Just a reminder that the Town of New Castle does not have an Aaa rating from Moody, just the following specific refunding bond offering:
"Moody's assigns Aaa rating to the Town of New Castle's (NY) $7.5 million Public Improvement Refunding Bonds and $5.4 million Public Improvement Bonds, Series 2013
Rating Action - 26 Mar 2013"
Other recent Town bonds have not been so highly rated. The Millwood Fire District $9.95 million General Obligation Bonds received an "Aa2" from Moody's.
"Moody's assigns initial Aa2 rating to Millwood Fire District's (NY) $9.95 million General Obligation Bonds, 2013
New Issue - 08 Mar 2013"
and to put the ratings into perspective Valhalla Schools also received an Aa2:
"Moody's assigns Aa2 rating to Valhalla Union Free School District's (NY) $17.12 million School District Refunding Serial Bonds, 2012
New Issue - 29 Aug 2012"
Town of North Castle 2011 offering received an Aa1:
"MOODY'S ASSIGNS Aa1 RATING TO THE TOWN OF NORTH CASTLE'S (NY) $2.5 MILLION PUBLIC IMPROVEMENT SERIAL BONDS, SERIES 2011; OUTLOOK IS STABLE
Rating Action - 07 Dec 2011"
Congratulations to State Sen. Greg Ball and Assembly Reps. Cohen and Gelef, as well as Congressman Maloney. I'm just sorry we could not honor Assemblyman Castelli who did so much for the northern suburbs as well as Congresswomen Hayworth, and candidate Carvin who would have achieved so much in the upcoming term. View Comment
Much ado about nothing when considering the scope of New York State and Bedford, Harrison, Lewisboro, Mt. Kisco, New Castle, North Castle, North Salem, Pound Ridge, White Plains problems and opportunities.
This election is all about helping Westchester county residents & towns in Albany. Lets remember that.
In any case gun control is way down my list of the top need to do's in Westchester. I'd rather lower taxes and reduce budgets as well as spending. View Comment
Thanks so much for the story. Two hours after it was posted we received a question via Twitter as to location of Sunday's Blood Drive. It will be held at the Church of St. John & St. Mary RCC, 30 Poillion Dr., Chappaqua NY 10514. That's next to Lange's Little Store, (just off King St.- Rt. 120) at the top of the Hill. Stop by 8am to 2pm to donate if you can. View Comment
The Annual Spring Community Blood Drive is scheduled Saturday, May 19th from 8:00 a.m. to 2:00 p.m. “Volunteer donors from New Castle and the surrounding communities are expected to donate as many as 50 pints to help reduce the continuing blood shortage in the Hudson Valley” according to Debbi Kleinman of the Greater New York Blood Program office in Elmsford which partners with Chappaqua Rotary to staff the drive.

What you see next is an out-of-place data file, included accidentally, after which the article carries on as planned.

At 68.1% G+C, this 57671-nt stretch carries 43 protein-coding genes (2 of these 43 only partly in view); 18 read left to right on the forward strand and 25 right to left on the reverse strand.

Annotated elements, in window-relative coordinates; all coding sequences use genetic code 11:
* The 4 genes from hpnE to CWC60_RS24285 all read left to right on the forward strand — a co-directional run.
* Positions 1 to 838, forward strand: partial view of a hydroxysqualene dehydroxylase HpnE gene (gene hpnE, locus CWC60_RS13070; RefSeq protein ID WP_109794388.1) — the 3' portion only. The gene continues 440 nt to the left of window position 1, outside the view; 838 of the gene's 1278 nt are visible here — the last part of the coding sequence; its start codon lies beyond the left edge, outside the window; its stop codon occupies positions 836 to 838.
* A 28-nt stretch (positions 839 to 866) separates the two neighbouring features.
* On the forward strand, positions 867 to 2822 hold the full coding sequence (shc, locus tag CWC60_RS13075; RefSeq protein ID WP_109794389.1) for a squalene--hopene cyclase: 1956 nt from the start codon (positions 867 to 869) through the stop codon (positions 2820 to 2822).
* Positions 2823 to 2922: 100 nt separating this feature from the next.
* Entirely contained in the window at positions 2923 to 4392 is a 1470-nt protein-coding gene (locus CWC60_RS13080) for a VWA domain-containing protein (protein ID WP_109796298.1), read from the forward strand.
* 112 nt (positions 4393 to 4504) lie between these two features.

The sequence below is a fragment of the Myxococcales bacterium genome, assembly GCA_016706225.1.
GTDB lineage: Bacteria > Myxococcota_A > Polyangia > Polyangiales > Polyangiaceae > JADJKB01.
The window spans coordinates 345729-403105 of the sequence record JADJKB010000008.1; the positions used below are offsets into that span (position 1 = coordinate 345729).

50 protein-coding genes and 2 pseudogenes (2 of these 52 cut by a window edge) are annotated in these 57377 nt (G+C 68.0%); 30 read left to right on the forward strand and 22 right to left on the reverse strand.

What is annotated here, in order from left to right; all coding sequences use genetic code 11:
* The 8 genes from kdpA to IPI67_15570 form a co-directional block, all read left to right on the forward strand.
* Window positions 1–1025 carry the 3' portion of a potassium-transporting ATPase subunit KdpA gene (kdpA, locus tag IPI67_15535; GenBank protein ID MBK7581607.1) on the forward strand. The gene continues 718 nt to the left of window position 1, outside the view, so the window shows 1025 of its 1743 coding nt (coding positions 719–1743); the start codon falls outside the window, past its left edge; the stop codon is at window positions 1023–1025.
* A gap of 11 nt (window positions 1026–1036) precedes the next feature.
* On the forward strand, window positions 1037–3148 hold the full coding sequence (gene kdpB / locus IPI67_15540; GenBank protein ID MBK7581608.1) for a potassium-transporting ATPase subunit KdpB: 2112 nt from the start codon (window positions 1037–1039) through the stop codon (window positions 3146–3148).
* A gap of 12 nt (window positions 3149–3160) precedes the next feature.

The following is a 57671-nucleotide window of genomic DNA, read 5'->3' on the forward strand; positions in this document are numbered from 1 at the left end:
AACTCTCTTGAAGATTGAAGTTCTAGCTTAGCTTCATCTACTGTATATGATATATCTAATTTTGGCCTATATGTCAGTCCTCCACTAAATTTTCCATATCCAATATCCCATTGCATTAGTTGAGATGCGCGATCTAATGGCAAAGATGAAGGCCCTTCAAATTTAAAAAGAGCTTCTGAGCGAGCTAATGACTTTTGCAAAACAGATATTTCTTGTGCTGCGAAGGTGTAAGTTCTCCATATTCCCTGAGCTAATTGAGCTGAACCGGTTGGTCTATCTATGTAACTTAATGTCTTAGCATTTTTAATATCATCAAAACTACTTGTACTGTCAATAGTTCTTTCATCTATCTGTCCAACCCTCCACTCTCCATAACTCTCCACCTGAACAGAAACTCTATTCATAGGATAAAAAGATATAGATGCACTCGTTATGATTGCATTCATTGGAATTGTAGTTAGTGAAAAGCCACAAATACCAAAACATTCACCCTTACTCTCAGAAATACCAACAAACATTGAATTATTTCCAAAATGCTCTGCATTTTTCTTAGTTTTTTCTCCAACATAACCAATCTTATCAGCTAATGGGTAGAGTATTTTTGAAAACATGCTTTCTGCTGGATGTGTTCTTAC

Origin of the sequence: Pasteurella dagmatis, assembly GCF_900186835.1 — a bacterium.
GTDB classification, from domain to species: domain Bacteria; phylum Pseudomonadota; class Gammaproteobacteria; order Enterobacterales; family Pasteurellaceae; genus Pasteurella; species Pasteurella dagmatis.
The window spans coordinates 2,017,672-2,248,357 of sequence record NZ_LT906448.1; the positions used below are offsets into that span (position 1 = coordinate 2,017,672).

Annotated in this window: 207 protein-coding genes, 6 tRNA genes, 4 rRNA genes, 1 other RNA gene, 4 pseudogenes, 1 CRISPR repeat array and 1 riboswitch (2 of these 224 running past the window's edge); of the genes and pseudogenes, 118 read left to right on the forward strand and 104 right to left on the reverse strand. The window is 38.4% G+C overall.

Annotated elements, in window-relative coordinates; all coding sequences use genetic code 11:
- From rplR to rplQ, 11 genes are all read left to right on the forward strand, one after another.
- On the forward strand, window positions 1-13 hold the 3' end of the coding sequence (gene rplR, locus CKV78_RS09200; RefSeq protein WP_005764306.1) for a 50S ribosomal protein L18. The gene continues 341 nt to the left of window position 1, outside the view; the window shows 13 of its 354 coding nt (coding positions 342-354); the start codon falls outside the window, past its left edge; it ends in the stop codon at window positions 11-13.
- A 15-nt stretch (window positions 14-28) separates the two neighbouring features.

The blood drive runs concurrently with the Chappaqua Rotary Pancake Breakfast, from 8:00 a.m. till 1:00 p.m. (you can give blood until 2:00 p.m.) on South Greeley Avenue at the Church of St. Mary the Virgin next to Bell Middle School. Potential donors are encouraged to sign up in advance by calling 914-238-8444. As in the past, walk-ins will be welcomed as well.
Donors Receive Pancakes
All who donate receive breakfast courtesy of the Chappaqua Rotary including their famous chocolate chip pancakes. “Not only is breakfast a good idea before donating, some donors including women can be prone to low iron which can cause a donor to be rejected or deferred. A pancake breakfast with juice is rich in many nutrients such as Niacin, Thiamine, Riboflavin, Vitamin B6 and B12, Folic Acid in addition to other nutrients and can really help.” said Kleinman.
Baby Sitting Will Be Provided So Parents Can Donate
As with all Rotary blood drives held in conjunction with town events such as the Pancake Breakfast and Community Day, baby sitting will be provided by teenage volunteers so parents can bring their children. The kids have fun while their parents donate and it gives the parents an opportunity to show by example that giving blood is a good thing to do.
Donors include New Castle town officials a State Senator and even our County Executive
“It’s really amazing how town and area officials step up and join with New Castle residents to donate blood at this event” said one Rotarian. A number of Town Board Members donate, regulars also include a Town Judge, the Town Attorney, multiple department heads and many other town employees—even our State Senator Suzi Oppenheimer and Westchester County Executive Rob Astorino.
To sign-up to donate you can call (914) 238-8444, email firstname.lastname@example.org or just stop by Saturday from 8am to 2PM.
Stop By And Enjoy Breakfast and Help Local Organizations